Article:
Page 233: For a variety of reasons, the Edisons remained in Menlo Park only a short time after Mary's death [8/9/84] before moving back to New York City, where they lived in a large flat at 39 East 18th Street with the very affordable rent of $1,300 per year. The Menlo Park house had been very much Mary's home and Edison's decision to leave Menlo Park was due in large measure to her death. There were, however, very practical reasons for moving as well. Edison's laboratory as well as his business operations were all in New York City. Most important, perhaps, the Menlo Park property was entangled in legal complications.
The note that Edison had given Harrington in December 1874 had subsequently ended up in the hands of William Seyfert's wife, who sued Edison for payment. Edison refused to settle because he believed that the investors in Automatic Telegraph had not intended to hold him personally responsible for the note. To avoid having his Menlo Park property sold to the sheriff, he had placed it in Mary's name, but her death had upset those plans. He tried to claim that the laboratory was actually the property of the Edison Electric Light Company. He may also have tried to escape the clutches of New Jersey justice by moving to New York City. However, all of his efforts proved unsuccessful and the property was sold at a sheriffs auction, where it was bought by Charles Batchelor.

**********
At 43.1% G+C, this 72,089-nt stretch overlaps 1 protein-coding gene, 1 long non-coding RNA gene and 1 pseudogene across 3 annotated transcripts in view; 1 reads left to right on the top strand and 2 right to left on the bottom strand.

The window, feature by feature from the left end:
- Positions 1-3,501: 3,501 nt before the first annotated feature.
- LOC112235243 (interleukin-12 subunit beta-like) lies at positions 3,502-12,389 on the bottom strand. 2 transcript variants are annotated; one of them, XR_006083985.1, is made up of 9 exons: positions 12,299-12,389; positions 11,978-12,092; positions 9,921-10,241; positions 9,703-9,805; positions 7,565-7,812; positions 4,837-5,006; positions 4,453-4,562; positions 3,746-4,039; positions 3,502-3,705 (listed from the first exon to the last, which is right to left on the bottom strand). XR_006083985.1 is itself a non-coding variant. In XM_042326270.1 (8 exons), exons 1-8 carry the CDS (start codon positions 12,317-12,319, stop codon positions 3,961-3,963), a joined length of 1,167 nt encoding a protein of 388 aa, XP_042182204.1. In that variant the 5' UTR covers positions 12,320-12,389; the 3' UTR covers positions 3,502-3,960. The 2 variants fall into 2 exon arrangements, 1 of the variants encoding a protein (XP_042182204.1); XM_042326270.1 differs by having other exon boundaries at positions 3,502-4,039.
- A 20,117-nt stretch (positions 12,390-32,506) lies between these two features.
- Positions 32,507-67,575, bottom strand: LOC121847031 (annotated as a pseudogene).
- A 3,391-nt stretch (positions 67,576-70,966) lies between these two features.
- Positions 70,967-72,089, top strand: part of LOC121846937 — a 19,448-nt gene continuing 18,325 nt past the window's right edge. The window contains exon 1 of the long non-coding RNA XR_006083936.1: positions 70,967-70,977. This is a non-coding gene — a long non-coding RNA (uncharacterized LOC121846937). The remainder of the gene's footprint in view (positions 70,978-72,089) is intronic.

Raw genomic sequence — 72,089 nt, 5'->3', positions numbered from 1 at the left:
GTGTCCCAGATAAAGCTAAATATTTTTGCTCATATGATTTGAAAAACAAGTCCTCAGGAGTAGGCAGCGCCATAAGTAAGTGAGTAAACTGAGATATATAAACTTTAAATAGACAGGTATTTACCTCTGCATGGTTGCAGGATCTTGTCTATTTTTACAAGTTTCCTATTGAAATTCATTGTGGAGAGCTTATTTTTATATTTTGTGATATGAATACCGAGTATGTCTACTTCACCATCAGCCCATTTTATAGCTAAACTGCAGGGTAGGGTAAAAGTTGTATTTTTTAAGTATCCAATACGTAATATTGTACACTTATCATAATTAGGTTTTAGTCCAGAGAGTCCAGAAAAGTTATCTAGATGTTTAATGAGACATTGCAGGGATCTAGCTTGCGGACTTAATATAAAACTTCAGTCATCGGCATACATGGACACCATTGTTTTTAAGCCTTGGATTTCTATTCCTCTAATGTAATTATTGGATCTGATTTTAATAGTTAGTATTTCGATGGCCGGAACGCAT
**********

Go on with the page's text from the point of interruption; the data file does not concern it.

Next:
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Last updated by Jim Halpin on 6/14/99.